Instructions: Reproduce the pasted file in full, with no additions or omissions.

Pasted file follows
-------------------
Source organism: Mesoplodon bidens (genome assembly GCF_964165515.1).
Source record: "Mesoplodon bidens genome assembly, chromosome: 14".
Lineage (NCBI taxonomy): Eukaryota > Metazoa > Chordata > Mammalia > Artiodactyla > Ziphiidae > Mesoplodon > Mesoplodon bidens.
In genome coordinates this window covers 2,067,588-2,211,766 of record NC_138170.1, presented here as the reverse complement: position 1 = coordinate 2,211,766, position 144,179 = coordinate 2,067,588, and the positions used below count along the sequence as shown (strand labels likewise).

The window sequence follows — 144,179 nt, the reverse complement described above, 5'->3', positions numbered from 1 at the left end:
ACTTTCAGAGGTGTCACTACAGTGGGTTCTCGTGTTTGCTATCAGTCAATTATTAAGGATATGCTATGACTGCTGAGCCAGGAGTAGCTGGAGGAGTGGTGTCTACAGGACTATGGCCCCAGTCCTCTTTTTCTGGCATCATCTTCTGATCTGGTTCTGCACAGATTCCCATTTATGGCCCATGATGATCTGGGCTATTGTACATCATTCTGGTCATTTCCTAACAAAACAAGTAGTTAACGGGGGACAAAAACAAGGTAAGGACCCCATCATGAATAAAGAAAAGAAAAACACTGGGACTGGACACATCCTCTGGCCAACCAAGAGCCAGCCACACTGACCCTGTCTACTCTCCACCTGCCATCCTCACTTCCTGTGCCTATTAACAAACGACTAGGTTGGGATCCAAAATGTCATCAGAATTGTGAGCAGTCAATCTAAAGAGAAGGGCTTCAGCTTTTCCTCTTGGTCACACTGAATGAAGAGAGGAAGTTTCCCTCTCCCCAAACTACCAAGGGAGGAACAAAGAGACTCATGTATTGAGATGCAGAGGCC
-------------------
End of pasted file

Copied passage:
Source organism: Mesoplodon bidens (genome assembly GCF_964165515.1).
Source record: "Mesoplodon bidens genome assembly, chromosome: 14".
Lineage (NCBI taxonomy): Eukaryota > Metazoa > Chordata > Mammalia > Artiodactyla > Ziphiidae > Mesoplodon > Mesoplodon bidens.
In genome coordinates this window covers 2,067,588-2,211,766 of record NC_138170.1, presented here as the reverse complement: position 1 = coordinate 2,211,766, position 144,179 = coordinate 2,067,588, and the positions used below count along the sequence as shown (strand labels likewise).

The window sequence follows — 144,179 nt, the reverse complement described above, 5'->3', positions numbered from 1 at the left end:
ACTTTCAGAGGTGTCACTACAGTGGGTTCTCGTGTTTGCTATCAGTCAATTATTAAGGATATGCTATGACTGCTGAGCCAGGAGTAGCTGGAGGAGTGGTGTCTACAGGACTATGGCCCCAGTCCTCTTTTTCTGGCATCATCTTCTGATCTGGTTCTGCACAGATTCCCATTTATGGCCCATGATGATCTGGGCTATTGTACATCATTCTGGTCATTTCCTAACAAAACAAGTAGTTAACGGGGGACAAAAACAAGGTAAGGACCCCATCATGAATAAAGAAAAGAAAAACACTGGGACTGGACACATCCTCTGGCCAACCAAGAGCCAGCCACACTGACCCTGTCTACTCTCCACCTGCCATCCTCACTTCCTGTGCCTATTAACAAACGACTAGGTTGGGATCCAAAATGTCATCAGAATTGTGAGCAGTCAATCTAAAGAGAAGGGCTTCAGCTTTTCCTCTTGGTCACACTGAATGAAGAGAGGAAGTTTCCCTCTCCCCAAACTACCAAGGGAGGAACAAAGAGACTCATGTATTGAGATGCAGAGGCC